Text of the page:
What Is A Cataract?
A cataract is any opaque area of the lens. The cloudiness of the lens prevents the light from reaching the retina. Cataracts can develop in one or in both eyes. A small focal cataract may stay as it is or progress to include a larger area or the whole lens. The rate of progression of a cataract is difficult to predict and can range from very slow to very fast. Advanced cases lead to visual impairment or blindness.
What can cause cataract formation?
In dogs, this condition is often hereditary. Other possible causes are: diabetes mellitus, trauma, and chronic inflammation inside the eye (uveitis).
What should I do if I suspect a cataract?
If you suspect that your pet develops a cataract in one or both eyes, call us to make an appointment for a comprehensive eye examination. A complete eye exam is necessary to evaluate the cataract and the prognosis for surgery. The earlier we see your pet the better. The presence of a cataract commonly leads to inflammation inside the eye, which can lead to secondary painful and vision threatening problems such as glaucoma.
How do we treat cataracts?
To date, there is no known medical treatment to prevent the formation, slow the progression or reverse present changes of cataracts. Cataract surgery is the only treatment. A general anesthesia is necessary in all cases. With the help of an operating microscope, the opaque inside of the lens is removed by phacoemulsification. This procedure is very similar to the cataract surgery in people. Prior to cataract surgery it is necessary to ensure normal retinal function performing an electroretinogram (ERG) and an ocular ultrasound. We also require pre-treatment of the affected eye(s) with eye drops. We recommend cataract surgery for those patients whose vision is significantly impaired. However due to increased inflammation with advanced stages of cataract, surgery is done with the least risk of post-operative complications before the cataract has completely matured or is hypermature.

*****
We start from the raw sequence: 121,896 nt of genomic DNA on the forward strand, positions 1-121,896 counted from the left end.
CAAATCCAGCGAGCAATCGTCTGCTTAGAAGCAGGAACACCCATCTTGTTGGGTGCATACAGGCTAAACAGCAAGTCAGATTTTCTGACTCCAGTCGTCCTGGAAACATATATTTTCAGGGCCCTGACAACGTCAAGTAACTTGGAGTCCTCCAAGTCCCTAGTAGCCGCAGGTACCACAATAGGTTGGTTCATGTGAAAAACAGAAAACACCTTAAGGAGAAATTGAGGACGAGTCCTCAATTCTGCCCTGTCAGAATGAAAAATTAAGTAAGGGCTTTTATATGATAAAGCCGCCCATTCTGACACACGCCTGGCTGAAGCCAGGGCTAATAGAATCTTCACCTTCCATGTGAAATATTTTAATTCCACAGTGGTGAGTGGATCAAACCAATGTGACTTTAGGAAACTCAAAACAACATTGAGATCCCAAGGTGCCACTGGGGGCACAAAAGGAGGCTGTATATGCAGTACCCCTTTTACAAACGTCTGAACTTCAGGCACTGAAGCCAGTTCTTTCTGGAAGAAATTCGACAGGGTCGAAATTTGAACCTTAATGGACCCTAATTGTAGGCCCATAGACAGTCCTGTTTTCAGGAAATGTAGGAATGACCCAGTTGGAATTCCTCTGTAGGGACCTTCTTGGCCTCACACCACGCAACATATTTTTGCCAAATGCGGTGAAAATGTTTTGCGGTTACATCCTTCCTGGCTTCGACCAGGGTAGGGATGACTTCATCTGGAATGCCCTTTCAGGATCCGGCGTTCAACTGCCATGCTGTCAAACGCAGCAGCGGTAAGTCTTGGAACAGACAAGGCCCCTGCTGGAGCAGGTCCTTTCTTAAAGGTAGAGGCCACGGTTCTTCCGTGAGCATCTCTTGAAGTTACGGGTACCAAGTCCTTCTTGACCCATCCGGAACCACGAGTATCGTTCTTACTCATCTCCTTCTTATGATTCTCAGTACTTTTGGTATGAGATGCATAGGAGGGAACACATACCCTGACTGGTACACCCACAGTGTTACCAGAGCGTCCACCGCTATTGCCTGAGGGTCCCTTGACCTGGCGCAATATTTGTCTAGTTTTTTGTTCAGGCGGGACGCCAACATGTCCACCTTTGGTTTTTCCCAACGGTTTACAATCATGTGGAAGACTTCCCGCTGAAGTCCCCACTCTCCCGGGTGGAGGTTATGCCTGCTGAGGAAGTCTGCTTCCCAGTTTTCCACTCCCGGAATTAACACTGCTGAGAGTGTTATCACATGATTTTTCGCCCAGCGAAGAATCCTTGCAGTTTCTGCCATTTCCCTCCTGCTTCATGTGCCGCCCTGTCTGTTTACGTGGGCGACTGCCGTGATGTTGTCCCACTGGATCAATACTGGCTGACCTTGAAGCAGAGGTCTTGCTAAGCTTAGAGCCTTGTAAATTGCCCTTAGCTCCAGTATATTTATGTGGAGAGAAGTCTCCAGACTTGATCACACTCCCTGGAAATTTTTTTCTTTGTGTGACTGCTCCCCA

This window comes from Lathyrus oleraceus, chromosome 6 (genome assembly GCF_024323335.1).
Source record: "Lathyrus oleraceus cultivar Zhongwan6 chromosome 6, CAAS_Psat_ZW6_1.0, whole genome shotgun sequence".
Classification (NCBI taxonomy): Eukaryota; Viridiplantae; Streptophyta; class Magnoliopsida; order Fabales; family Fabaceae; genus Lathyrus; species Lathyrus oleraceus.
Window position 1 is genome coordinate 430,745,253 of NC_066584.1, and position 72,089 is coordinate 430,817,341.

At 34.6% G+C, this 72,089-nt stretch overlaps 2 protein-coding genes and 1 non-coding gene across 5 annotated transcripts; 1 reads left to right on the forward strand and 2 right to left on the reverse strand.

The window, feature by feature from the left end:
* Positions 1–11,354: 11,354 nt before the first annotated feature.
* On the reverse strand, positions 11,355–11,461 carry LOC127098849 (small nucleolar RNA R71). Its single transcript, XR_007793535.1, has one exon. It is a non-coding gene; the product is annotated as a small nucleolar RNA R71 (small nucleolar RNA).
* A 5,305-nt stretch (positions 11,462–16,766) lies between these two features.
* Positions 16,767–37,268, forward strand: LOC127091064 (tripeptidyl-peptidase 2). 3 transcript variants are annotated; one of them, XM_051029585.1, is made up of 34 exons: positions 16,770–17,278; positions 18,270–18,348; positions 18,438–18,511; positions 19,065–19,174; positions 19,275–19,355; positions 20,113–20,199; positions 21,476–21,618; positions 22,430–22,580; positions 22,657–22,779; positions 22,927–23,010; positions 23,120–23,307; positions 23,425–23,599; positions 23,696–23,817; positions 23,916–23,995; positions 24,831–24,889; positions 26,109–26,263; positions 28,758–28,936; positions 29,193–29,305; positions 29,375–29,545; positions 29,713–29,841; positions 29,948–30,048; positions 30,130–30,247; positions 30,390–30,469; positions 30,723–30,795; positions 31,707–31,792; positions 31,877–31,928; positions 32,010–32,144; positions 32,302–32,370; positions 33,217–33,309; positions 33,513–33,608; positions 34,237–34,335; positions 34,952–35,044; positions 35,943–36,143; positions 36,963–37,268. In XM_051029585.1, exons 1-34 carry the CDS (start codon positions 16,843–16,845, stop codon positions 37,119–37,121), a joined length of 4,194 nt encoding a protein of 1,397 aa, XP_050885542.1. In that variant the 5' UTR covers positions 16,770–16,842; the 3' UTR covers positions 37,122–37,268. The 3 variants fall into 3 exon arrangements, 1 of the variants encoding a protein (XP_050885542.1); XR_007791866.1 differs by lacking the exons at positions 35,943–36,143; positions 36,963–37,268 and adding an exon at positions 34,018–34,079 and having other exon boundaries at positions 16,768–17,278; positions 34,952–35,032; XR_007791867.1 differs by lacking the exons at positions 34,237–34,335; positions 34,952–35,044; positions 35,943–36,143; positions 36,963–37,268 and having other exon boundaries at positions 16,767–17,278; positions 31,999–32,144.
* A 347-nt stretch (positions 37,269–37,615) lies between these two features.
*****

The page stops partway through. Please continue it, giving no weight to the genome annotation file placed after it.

What is phacoemulsification?
A small ultrasound tip is brought into the eye trough a small incision in the upper edge of the cornea. The ultrasound is breaking up the lens material, which is instantly removed from the eye.
What is an intraocular lens?
An artificial lens is placed instead of the original lens in order to provide excellent visual acuity. In rare instances it is not possible to implant an intraocular lens. Your pet will still be visual, but far-sighted.
What happens after the surgery?
We like to keep your pet overnight to monitor the intraocular pressure and provide optimal post-surgical care. Your pet will wear an Elizabethan collar to prevent rubbing at the eyes and tearing of the small sutures within the cornea. You will need to treat your pet with eye drops multiple times a day during the immediate postoperative time. It is also necessary to bring your pet to the recommended rechecks. Depending on those rechecks we will decide about frequency of medications. Some pets need infrequent medication lifelong to control post-surgical inflammation and prevent secondary problems.